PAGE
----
How Time Warner Cable Wound Up Costing Charter So Much

NEW YORK (The Deal) -- John Malone and Charter Communications (CHTR) got the deal they wanted with the $79 billion purchase of Time Warner Cable (TWC).

The price for the trophy acquisition, $195.71 per share, including $100 in cash, values Time Warner Cable's equity at nearly $57 billion and topped many projections.

How did that happen?

Robert Routh of FBN Securities Inc. said that a number of factors accounting for the price have changed since Charter made a hostile bid for Time Warner Cable in early 2014.

"They wanted to get a deal done; they wanted it to be friendly, not hostile," he said.

After Comcast (CMCSA) dropped its acquisition of Time Warner Cable in April, Charter seemed to be the last worthy suitor for the second-largest U.S. cable operator. The entrance of Altice SA (ATSVF) into the U.S. cable frenzy through the $9.1 billion purchase of Suddenlink Communications may have provided Charter with motivation to reach a deal quickly.

Malone and Charter had been pursuing Time Warner Cable since 2013. Charter had offered $114 per share in June 2013 and approximately $127 per share in October 2013, before offering a bid that Time Warner Cable said was in the low $130 range in January 2014.

Time Warner Cable Chairman and CEO Rob Marcus publicly said in that the company would hold talks about a bid of $160 per share, with $100 in cash and $60 in stock. Marci Ryvicker of Wells Fargo Securities LLC wrote in a research report that she anticipated a price of about $175 per share.

The emergence of Altice arguably changed the calculations.

"The price is definitely higher than what people were expecting, but with Altice circling the U.S. market, it probably pushed Charter to move faster." said Macquarie Capital analyst Amy Yong in an email.

Moody's Investors Service analyst Neil Begley wrote in an email that Altice likely had a role in the inflated price, even if it was indirect.

Begley suggested that Charter would likely look to trade markets with other cable operators following the deal, which would improve the outlook for its business services unit.

"The commercial business is presently the best growth story in the business and rationalizing and optimizing the footprints within the industry are of paramount importance continue the pace of growth," he wrote. Charter could pursue "a very large realignment swap transaction" in a market like Los Angeles or New York, he suggested, or undertake a "a burst of smaller market rationalization."

Charter CEO Tom Rutledge addressed the opportunity to develop services for business clients in a Tuesday call.

"There are large unserved areas of the country where there isn't a lot of high-capacity competition in the business services area," he said. "And we will be investing in that area and building out new footprint inside the franchise areas and states, which in many cases are the franchise authorities these days."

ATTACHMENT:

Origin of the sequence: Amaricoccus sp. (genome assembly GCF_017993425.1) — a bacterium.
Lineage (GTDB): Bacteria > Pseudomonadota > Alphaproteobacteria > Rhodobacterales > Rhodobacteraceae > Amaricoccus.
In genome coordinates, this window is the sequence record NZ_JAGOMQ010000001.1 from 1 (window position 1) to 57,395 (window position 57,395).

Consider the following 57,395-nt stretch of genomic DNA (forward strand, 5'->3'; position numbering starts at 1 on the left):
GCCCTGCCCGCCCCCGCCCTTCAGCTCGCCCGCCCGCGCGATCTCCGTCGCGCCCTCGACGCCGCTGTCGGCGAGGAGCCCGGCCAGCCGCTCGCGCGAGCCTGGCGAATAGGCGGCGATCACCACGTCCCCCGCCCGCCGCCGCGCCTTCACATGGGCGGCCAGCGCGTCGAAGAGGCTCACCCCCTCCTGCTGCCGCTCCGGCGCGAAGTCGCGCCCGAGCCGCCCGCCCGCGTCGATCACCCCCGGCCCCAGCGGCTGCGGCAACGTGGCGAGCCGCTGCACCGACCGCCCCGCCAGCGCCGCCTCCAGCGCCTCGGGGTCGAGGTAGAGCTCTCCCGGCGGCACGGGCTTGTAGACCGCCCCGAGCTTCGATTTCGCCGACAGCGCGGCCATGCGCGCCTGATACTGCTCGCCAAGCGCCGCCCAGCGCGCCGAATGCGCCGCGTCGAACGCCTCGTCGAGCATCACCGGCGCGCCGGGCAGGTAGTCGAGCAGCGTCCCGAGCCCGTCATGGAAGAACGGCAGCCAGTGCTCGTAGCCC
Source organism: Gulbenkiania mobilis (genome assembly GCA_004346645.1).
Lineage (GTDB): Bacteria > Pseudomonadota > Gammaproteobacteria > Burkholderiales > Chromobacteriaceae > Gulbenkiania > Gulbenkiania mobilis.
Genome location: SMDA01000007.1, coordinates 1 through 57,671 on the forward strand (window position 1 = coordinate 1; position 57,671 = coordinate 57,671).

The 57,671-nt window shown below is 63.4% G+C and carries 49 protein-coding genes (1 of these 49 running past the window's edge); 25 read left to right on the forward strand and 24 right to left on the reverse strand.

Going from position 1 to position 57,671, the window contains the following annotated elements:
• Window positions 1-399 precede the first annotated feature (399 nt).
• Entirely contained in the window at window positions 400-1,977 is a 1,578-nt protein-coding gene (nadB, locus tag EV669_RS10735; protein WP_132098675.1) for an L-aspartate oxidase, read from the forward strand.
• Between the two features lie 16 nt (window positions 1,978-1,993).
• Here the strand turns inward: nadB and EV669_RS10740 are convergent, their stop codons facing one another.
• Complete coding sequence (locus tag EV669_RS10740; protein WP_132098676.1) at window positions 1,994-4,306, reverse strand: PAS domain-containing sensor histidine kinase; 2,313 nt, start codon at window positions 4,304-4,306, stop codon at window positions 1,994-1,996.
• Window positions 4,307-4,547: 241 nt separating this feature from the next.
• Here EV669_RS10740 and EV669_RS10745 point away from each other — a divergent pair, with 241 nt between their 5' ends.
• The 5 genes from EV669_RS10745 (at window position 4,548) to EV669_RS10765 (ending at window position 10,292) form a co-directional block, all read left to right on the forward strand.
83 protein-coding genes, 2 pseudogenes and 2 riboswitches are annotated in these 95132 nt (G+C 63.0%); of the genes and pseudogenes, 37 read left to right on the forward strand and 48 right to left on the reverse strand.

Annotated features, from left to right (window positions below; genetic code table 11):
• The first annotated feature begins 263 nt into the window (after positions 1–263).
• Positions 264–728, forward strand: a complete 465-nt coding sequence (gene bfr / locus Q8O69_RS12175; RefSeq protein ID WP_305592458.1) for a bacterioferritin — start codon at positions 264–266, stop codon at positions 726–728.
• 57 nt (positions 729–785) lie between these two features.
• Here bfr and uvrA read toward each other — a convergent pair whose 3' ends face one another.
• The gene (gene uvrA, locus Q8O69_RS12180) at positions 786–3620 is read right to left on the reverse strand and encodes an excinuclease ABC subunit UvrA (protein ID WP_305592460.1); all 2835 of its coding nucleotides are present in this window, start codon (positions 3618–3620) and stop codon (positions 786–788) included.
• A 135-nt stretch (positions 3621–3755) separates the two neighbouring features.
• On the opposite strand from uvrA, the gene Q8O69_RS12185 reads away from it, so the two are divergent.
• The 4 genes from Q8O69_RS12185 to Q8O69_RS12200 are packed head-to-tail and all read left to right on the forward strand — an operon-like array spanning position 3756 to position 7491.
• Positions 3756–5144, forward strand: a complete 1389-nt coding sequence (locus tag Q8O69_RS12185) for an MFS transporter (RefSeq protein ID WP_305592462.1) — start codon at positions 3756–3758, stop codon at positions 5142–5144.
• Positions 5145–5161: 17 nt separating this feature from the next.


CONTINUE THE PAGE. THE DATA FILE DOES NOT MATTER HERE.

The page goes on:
Rutledge also held out the possibility of swapping cable systems to improve its clusters of cable systems in various markets. "They make a lot of logical sense," he said.

The large cash component of the bid may appeal to many Time Warner Cable shareholders and would allow Malone to hold more equity.

"They are betting on the pro forma value of new Charter shares," Routh said.

Charter coordinated its latest bid for Time Warner Cable with the $10.4 billion acquisition of a controlling position in Bright House Networks from Advance/Newhouse Partnership.

"That deal makes the balance sheet look better when you put it all together," Routh said.

Other sophisticated investors have signed on with Malone's plan.

Liberty Interactive (QVCA), Coatue Management, JANA Partners and Soroban Capital Partners are participating in a $4.4 billion offering of Liberty Broadband (LBRDA) series C stock, which will help fund Malone's latest investments in Charter.

The investors are buying Liberty Broadband shares at $56.23 each, while the stock trades around $53.50.

Liberty Ventures, Coatue, Jana and Soroban apparently see greater value in Liberty Broadband and Charter's roll-up than the general market does.

"Clearly they have a road map that shows that this is a really good investment," Routh said.

Charter has not said whether it might divest properties, which could offset the costs of the two acquisitions the Stamford, Conn., company announced Tuesday.

Cablevision Systems (CVC) CEO James Dolan recently said that consolidating the New York market makes sense, but he didn't say whether he would be a buyer or a seller.

"What are they going to do with the New York subscribers? Are they going to sell them to Cablevision or are they going buy Cablevision?" Routh said. "Chances are since they are buying Time Warner Cable and Bright House they are not buying anything else."

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